The three bolts 15, 17 and 19 which function to align as well as to engage the punch and die members all pass through holes in the punch member 13 which extend through the columnar punch portion 23 and all three threadedly engage the bottom portion 21 of the die 13 as shown in FIG. 2. In FIG. 6, however, three similar bolts 59, 61 and 63 having an analogous function have only the central bolt 61 passing through a columnar punch portion 65 and threadedly engaging a cavity bottom portion of die 67 while the outer two bolts 59 and 63 engage the die 67 in regions laterally adjacent the cavity 69 on opposite sides thereof. These laterally outward bolts 59 and 63 of course pass through holes in the punch flange 71, but again, are outward of the punch columnar portion 65. This variation is for punching holes in panels of lesser eccentricity to accommodate electrical components such as D sub-minature connectors having a fewer number of individual connecting pins. With this smaller punch, three holes are again drilled in the panel for receiving the three bolts 59, 61 and 63, however, the outer two of these holes are the holes to subsequently be used for connector mounting screws. Hence, the flange 71 of FIG. 6 does not include the dimpling or marking set screws analogous to 37 and 39 in FIG. 2. Thus, with the punch of FIG. 6, only the central one of the three drilled holes is located within the trapezoidal panel region to be removed while with the embodiment illustrated in FIGS. 1 through 3, all three holes are drilled within the trapezoidal panel region 47.
As shown in FIG. 5, the outline of the area 47 to be punched out of sheet metal panel 73 is substantially identical to the configuration of the cavity 45 in die 13. From FIGS. 3 and 5, this hole configuration is seen to be generally trapezoidal with parallel sides 75 and 77, sloped or converging sides 79 and 81 and respective corner fillets such as 83. Such a trapezoidal configuration has a single line of symmetry lying vertically in the plane of the paper and bisecting the area 47, as shown at 76. The complete process of forming such openings will now be readily understood.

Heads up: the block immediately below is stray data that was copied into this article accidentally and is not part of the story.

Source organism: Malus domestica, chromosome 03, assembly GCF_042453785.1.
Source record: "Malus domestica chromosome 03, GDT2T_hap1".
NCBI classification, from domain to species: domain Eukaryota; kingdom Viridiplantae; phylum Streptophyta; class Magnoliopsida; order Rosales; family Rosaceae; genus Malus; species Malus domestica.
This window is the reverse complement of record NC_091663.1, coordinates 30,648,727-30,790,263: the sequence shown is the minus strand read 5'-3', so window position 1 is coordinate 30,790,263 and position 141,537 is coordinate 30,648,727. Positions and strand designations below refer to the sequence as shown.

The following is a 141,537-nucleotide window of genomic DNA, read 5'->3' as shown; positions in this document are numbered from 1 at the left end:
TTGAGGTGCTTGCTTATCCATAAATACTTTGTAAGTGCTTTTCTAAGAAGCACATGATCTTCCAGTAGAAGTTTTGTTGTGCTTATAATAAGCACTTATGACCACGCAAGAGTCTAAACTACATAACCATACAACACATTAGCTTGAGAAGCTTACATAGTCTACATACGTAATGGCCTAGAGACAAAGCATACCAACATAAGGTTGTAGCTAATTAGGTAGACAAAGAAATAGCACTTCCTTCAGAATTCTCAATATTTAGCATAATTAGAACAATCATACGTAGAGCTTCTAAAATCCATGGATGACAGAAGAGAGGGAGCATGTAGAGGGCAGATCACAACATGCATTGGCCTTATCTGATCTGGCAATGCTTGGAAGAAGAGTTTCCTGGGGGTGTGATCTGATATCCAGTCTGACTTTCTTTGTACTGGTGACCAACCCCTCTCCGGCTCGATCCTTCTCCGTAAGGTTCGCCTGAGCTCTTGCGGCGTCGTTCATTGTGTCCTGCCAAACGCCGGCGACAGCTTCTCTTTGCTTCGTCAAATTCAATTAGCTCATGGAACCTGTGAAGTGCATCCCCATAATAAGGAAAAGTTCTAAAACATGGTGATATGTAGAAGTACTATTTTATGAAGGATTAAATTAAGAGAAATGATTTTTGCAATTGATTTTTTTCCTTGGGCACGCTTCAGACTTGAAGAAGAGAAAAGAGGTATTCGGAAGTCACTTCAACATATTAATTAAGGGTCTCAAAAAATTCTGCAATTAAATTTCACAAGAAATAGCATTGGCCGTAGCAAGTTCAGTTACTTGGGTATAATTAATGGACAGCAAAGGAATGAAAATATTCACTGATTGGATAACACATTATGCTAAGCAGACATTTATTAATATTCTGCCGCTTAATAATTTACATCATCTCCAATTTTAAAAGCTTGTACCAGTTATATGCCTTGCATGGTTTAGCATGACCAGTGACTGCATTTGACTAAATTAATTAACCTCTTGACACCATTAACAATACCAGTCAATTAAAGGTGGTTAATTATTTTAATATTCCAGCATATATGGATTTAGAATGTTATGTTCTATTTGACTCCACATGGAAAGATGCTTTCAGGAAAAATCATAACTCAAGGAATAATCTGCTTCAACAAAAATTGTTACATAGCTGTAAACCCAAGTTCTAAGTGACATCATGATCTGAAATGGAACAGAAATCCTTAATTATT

As an initial or preliminary step, after selecting the location at which the connector is to be mounted, the panel is marked for the drilling of the three initial holes 85, 87 and 89 as illustrated in FIG. 4. This initial marking may be by an adhesive backed template if desired. After the holes 85, 87 and 89 are drilled at the template marked locations, punch 11 is positioned on one side of the panel and die 13 positioned on the other side of the panel with the punch portion 23 pointing toward the die cavity 45 and these two portions are then threadedly coupled together by passing the bolts 15, 17 and 19 first through the punch 11, then through the holes in panel 73 and finally into the threaded openings 91, 93 and 95 in bottom portion 21 of the die. These three bolts are tightened finger tight and then the tightening of the central bolt 17, as by an Allen wrench, is commenced to cut the desired opening. In the event that the material is particularly difficult to cut or if the punch should become somewhat misaligned relative to the die, one or both of the bolts 15 or 19 may be tightened somewhat to realign the punch and die; tightening of the three bolts may be made sequentially in increments to cut through particularly heavy material. When the cutting operation is complete, removed slug 57 will be approximately in the position illustrated in FIG. 2. The dimpling or drilling points 41 and 43 may be accomplished by slight tightening of the set screws 37 and 39. Bolts 15, 17 and 19 are then withdrawn completely from their respective threaded openings 91, 93 and 95 and the punch and die halves separated from one another and from panel 73. Slug 57 may then be ejected from the die cavity 45 by simply tightening one or both of the slug-ejecting bolts 53 and 55 whereupon these two bolts should be withdrawn somewhat to ready the draw punch cutter for subsequent use. Operation of the draw punch cutter of FIG. 6 is substantially the same and one or two threaded bolts may be provided in the base of cavity 69 for slug ejection purposes.
From the foregoing, it is now apparent that a novel draw punch cutter as well as a novel method of cutting a panel hole have been disclosed meeting the objects and advantageous features set out hereinbefore as well as others. The trapezoidal hole formed by the punch is exemplary of a wide variety of elongated or otherwise irregular holes amenable to the techniques of the present invention. The terms bolt and screws as used herein is intended to cover any of a wide variety of threaded fastening devices suitable for aligning the punch and die, tightening the two together, dimpling or marking the panel and ejecting the slug. Other modification as to the precise configuration, shapes and details may be made by those having ordinary skill in the art without departing from the spirit of the invention or the scope thereof as set out by the claims which follow.